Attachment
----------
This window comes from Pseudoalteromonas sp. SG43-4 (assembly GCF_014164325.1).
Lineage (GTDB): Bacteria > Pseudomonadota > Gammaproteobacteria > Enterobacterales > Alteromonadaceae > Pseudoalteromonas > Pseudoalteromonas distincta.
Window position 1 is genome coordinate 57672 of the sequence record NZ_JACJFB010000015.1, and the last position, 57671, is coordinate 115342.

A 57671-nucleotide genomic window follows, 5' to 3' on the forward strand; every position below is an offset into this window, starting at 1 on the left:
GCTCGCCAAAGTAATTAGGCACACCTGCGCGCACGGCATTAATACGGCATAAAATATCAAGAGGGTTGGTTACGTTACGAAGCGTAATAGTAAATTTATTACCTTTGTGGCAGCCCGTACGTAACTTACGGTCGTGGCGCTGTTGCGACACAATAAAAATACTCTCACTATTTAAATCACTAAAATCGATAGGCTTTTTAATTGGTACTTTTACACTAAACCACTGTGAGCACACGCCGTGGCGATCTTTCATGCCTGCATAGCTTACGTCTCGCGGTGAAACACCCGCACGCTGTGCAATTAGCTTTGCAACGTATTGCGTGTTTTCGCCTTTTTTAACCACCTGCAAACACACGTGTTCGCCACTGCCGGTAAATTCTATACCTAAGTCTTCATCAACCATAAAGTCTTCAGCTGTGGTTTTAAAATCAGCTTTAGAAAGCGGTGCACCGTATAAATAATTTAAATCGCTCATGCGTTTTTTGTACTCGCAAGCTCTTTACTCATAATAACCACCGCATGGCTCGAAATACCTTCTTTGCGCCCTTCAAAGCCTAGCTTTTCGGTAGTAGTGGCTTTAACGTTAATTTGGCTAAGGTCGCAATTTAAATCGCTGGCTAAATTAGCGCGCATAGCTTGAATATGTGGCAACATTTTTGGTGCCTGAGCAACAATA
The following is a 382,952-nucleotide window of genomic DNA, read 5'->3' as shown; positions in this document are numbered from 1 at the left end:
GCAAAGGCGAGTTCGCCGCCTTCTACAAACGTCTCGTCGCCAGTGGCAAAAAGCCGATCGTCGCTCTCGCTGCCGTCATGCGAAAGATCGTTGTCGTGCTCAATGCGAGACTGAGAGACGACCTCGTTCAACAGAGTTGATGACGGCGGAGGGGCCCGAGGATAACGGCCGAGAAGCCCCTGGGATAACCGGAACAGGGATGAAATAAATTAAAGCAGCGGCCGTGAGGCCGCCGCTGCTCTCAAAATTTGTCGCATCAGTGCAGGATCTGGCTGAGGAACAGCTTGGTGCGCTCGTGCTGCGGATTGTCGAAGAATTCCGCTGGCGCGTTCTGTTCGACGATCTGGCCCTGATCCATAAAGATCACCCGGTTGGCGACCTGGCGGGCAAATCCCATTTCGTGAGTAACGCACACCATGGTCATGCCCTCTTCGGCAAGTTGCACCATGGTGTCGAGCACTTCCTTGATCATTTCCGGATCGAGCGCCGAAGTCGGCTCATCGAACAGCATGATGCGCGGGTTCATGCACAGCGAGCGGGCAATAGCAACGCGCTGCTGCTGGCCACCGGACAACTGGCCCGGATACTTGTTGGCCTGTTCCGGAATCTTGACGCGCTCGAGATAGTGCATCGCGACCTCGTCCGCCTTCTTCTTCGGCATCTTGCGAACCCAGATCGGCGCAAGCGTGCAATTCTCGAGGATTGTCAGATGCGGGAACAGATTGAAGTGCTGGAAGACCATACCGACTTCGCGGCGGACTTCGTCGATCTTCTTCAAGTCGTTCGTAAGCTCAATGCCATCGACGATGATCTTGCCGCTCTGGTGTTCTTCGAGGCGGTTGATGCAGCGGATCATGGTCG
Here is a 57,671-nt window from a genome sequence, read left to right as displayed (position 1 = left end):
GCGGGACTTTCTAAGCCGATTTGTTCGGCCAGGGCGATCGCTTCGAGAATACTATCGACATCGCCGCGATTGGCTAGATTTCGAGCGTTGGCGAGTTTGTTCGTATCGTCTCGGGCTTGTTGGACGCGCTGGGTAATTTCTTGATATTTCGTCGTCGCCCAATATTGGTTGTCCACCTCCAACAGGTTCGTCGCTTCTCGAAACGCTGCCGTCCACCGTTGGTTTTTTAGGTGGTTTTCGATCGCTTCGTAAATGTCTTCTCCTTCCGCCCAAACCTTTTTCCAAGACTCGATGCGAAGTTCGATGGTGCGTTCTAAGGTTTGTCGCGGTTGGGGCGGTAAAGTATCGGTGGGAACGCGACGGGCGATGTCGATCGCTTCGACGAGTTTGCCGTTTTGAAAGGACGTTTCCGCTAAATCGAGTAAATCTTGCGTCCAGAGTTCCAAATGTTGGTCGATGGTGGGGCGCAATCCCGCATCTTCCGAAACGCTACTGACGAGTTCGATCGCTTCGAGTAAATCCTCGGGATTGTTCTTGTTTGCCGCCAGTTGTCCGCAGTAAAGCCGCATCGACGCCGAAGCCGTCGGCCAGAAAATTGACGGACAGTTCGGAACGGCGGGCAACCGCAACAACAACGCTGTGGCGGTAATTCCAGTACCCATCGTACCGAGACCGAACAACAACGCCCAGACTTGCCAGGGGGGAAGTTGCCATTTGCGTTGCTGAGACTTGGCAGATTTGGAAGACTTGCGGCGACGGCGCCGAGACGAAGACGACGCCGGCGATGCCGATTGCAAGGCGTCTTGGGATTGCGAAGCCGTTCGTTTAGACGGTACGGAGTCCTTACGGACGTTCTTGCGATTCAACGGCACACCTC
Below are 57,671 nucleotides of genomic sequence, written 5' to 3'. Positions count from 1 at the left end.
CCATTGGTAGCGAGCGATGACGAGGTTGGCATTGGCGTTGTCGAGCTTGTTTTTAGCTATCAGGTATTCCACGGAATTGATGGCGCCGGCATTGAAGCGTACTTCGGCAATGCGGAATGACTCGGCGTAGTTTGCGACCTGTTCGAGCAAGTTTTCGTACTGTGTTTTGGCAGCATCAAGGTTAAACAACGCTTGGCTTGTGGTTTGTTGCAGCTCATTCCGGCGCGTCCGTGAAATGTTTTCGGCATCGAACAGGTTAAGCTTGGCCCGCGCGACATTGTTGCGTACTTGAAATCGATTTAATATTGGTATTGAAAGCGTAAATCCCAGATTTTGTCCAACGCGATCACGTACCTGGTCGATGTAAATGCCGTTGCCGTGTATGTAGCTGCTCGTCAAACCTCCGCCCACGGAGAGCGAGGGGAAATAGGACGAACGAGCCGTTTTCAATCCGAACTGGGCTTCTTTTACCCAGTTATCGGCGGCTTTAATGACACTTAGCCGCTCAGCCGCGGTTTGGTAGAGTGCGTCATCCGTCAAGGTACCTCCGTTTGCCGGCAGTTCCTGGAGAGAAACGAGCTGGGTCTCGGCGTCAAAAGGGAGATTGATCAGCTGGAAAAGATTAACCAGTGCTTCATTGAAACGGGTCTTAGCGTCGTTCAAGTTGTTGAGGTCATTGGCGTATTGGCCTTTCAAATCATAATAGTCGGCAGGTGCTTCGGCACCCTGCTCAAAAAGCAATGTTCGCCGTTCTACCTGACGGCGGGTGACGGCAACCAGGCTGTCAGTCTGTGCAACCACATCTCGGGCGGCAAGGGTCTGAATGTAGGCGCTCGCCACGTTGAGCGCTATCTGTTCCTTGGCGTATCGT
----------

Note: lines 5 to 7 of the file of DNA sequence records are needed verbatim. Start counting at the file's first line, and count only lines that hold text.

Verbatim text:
GCTCGCCAAAGTAATTAGGCACACCTGCGCGCACGGCATTAATACGGCATAAAATATCAAGAGGGTTGGTTACGTTACGAAGCGTAATAGTAAATTTATTACCTTTGTGGCAGCCCGTACGTAACTTACGGTCGTGGCGCTGTTGCGACACAATAAAAATACTCTCACTATTTAAATCACTAAAATCGATAGGCTTTTTAATTGGTACTTTTACACTAAACCACTGTGAGCACACGCCGTGGCGATCTTTCATGCCTGCATAGCTTACGTCTCGCGGTGAAACACCCGCACGCTGTGCAATTAGCTTTGCAACGTATTGCGTGTTTTCGCCTTTTTTAACCACCTGCAAACACACGTGTTCGCCACTGCCGGTAAATTCTATACCTAAGTCTTCATCAACCATAAAGTCTTCAGCTGTGGTTTTAAAATCAGCTTTAGAAAGCGGTGCACCGTATAAATAATTTAAATCGCTCATGCGTTTTTTGTACTCGCAAGCTCTTTACTCATAATAACCACCGCATGGCTCGAAATACCTTCTTTGCGCCCTTCAAAGCCTAGCTTTTCGGTAGTAGTGGCTTTAACGTTAATTTGGCTAAGGTCGCAATTTAAATCGCTGGCTAAATTAGCGCGCATAGCTTGAATATGTGGCAACATTTTTGGTGCCTGAGCAACAATA
The following is a 382,952-nucleotide window of genomic DNA, read 5'->3' as shown; positions in this document are numbered from 1 at the left end:
GCAAAGGCGAGTTCGCCGCCTTCTACAAACGTCTCGTCGCCAGTGGCAAAAAGCCGATCGTCGCTCTCGCTGCCGTCATGCGAAAGATCGTTGTCGTGCTCAATGCGAGACTGAGAGACGACCTCGTTCAACAGAGTTGATGACGGCGGAGGGGCCCGAGGATAACGGCCGAGAAGCCCCTGGGATAACCGGAACAGGGATGAAATAAATTAAAGCAGCGGCCGTGAGGCCGCCGCTGCTCTCAAAATTTGTCGCATCAGTGCAGGATCTGGCTGAGGAACAGCTTGGTGCGCTCGTGCTGCGGATTGTCGAAGAATTCCGCTGGCGCGTTCTGTTCGACGATCTGGCCCTGATCCATAAAGATCACCCGGTTGGCGACCTGGCGGGCAAATCCCATTTCGTGAGTAACGCACACCATGGTCATGCCCTCTTCGGCAAGTTGCACCATGGTGTCGAGCACTTCCTTGATCATTTCCGGATCGAGCGCCGAAGTCGGCTCATCGAACAGCATGATGCGCGGGTTCATGCACAGCGAGCGGGCAATAGCAACGCGCTGCTGCTGGCCACCGGACAACTGGCCCGGATACTTGTTGGCCTGTTCCGGAATCTTGACGCGCTCGAGATAGTGCATCGCGACCTCGTCCGCCTTCTTCTTCGGCATCTTGCGAACCCAGATCGGCGCAAGCGTGCAATTCTCGAGGATTGTCAGATGCGGGAACAGATTGAAGTGCTGGAAGACCATACCGACTTCGCGGCGGACTTCGTCGATCTTCTTCAAGTCGTTCGTAAGCTCAATGCCATCGACGATGATCTTGCCGCTCTGGTGTTCTTCGAGGCGGTTGATGCAGCGGATCATGGTCG